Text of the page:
I have decided to make this declaration now because I believe that it will allow me to move beyond the block that has kept me from writing for the last several weeks. Given this position, I hope you’ll look forward to an upcoming series of posts regarding what it might mean to begin developing “pagan” theology and values.

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About John Harness
John Harness is an artist and educator in Chicago. He is a member of Socialist Alternative and the Klingon Language Institute. He writes about political activism and roleplaying games.

6 Responses to A Plainly Declared Position

  1. While I agree that there’s no pagan society and barely anything recognizable as a culture, I really must disagree that there’s no pagan community. To be a community doesn’t have to mean that you’re bound by the same, to use your list, “potentially unifying theology, custom, values, and culture.” I think you’re describing society, not community. Community exists because of shared interest.

    While I agree that we’re not bound necessarily even by the same religion, there is a community mired in the midst of all of this uncertainty and chaos. Paganism isn’t a church, certainly. But this group – I maintain, this community – is at the very least bound by a perceived unified connection of nebulous religious theory. We get together throughout the year, as we can, in this enormous community. We even share ritual as a communal whole.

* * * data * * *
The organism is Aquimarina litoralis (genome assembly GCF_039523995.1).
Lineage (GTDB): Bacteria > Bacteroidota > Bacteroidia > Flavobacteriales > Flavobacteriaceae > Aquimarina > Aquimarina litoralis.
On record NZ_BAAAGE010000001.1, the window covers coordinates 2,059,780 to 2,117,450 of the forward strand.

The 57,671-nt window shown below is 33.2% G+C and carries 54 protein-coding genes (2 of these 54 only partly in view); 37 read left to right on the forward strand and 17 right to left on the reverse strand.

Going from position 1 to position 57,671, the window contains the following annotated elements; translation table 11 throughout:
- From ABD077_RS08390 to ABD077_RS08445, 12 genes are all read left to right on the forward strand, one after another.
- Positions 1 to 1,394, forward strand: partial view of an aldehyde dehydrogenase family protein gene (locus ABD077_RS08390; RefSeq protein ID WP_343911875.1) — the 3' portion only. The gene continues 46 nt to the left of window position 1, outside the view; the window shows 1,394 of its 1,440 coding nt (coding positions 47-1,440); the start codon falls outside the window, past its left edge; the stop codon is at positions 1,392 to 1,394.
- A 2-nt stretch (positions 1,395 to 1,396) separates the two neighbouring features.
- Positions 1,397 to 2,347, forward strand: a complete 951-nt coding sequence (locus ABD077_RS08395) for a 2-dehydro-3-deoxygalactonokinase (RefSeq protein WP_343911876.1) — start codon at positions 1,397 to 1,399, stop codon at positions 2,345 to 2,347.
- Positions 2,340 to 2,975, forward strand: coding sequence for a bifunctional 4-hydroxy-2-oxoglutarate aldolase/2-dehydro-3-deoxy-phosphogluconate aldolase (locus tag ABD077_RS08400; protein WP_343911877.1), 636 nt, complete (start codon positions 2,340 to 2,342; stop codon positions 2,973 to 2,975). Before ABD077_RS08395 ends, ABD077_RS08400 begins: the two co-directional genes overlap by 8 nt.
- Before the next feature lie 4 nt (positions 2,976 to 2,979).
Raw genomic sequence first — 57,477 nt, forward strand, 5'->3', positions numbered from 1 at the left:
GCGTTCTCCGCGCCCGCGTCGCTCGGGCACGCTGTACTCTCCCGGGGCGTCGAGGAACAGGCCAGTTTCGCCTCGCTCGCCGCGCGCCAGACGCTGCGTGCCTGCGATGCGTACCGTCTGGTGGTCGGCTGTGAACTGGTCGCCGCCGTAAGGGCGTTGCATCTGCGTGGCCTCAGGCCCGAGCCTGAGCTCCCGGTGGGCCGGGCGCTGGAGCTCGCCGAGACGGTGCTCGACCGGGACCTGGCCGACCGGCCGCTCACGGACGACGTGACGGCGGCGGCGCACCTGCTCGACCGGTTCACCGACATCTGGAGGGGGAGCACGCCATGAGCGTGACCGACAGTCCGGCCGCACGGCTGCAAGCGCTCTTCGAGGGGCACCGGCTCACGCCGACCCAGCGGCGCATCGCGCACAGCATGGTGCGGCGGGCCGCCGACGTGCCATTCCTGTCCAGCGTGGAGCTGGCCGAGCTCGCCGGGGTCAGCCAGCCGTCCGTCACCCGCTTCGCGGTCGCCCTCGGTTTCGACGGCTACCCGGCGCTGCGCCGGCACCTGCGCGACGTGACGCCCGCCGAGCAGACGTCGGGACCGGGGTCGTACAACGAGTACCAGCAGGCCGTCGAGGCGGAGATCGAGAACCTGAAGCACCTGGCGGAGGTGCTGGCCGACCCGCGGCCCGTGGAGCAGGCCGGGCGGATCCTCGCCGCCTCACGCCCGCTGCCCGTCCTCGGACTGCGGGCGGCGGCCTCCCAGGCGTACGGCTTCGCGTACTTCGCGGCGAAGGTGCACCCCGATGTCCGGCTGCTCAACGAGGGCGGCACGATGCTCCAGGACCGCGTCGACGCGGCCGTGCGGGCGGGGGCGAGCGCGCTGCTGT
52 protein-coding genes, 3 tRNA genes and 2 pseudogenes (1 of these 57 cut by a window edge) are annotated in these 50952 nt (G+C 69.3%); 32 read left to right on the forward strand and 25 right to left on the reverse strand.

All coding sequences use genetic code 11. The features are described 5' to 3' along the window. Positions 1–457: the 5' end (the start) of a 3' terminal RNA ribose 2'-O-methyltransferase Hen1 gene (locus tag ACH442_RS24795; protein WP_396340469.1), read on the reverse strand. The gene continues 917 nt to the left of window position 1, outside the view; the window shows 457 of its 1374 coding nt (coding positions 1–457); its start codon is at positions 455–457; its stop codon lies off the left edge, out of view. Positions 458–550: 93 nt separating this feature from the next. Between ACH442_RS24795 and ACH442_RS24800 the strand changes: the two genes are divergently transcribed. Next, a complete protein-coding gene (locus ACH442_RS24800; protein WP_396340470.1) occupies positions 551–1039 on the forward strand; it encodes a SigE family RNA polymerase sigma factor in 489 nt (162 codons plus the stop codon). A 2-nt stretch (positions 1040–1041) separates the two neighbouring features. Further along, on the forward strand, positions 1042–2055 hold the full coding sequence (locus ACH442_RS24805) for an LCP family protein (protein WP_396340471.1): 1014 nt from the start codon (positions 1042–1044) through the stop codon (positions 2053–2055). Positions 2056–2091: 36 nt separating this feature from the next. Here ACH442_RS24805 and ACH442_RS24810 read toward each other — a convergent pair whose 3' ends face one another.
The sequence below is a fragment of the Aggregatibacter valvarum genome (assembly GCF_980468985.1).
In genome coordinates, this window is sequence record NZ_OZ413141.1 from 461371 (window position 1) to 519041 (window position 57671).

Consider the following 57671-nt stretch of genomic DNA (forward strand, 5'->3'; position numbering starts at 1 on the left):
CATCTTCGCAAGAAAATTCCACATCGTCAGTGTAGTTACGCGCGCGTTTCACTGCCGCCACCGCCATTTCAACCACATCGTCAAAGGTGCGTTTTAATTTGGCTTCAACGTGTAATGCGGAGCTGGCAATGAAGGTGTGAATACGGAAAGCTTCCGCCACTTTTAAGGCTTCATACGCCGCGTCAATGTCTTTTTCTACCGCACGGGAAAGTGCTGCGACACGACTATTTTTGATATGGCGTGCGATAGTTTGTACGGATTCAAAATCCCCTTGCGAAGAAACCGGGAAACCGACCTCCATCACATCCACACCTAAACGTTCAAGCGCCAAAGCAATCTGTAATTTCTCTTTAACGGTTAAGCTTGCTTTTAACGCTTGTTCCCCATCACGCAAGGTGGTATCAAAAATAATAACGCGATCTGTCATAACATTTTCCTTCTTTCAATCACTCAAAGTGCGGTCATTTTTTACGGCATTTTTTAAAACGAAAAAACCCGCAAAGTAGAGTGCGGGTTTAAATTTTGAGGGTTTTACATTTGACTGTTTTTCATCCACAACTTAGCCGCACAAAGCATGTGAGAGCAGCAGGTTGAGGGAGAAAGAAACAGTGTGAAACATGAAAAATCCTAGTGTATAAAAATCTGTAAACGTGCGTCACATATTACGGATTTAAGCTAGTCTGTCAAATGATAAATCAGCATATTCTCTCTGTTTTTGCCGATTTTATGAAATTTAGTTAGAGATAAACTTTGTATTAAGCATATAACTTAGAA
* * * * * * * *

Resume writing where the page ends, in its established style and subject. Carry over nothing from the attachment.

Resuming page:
I agree that we need to push towards definition and truly unified identity. And I also agree that there is not necessarily a pagan culture or society. But I defy you to say that there is no community. Experience and reality is colored by perception. So long as this community perceives itself to be one – and it does – we will exist as such. Absurdly nebulous and disjointed, sure. So perhaps not even the ideal community. Still, though, a community that has told itself to exist through mainly sheer stubbornness.

    I know that you’re aiming for something bright and good and shining at the end of this, but where you’re starting seems harsh and severe. It feels like you’re just ignoring the connections that people calling themselves pagan have made for themselves. Like you’re ignoring the work that people have put into all of this and the unity that everyone else seems to feel and accept, even if you don’t.

  2. Hystery says:

    A brave post and well said. I look forward to reading along as you develop your thinking on this matter. I find myself thinking along similar lines- hesitant to say there is no “Paganism” as a useful category, at least in terms of religious definition, if only because it sounds as though I am denying the lived reality others understand as their Pagan experience. I am not. On the other hand, despite my trepidation, I am looking forward to the development of a more nuanced vocabulary for discussing what is now inadequately framed as “Pagan.” It is a structure that cannot stand the stresses and strains we bring to it. We need a better architecture.

  3. Pingback: Pag*n Values, Flying Bison « Pagan Godspell

  4. Pitch313 says:

    I think that it’s sometimes useful to look at Paganism as a complex of intertwined story universes and characters and Pagans as a fandom. That’s how it seems to go in a mostly postmodern cultural environment.

  5. Pingback: (Repost) Pagan Values and Flying Bison « Pagan Godspell

  6. Pingback: UnPause, Follow Up and Moving Forward « Pagan Godspell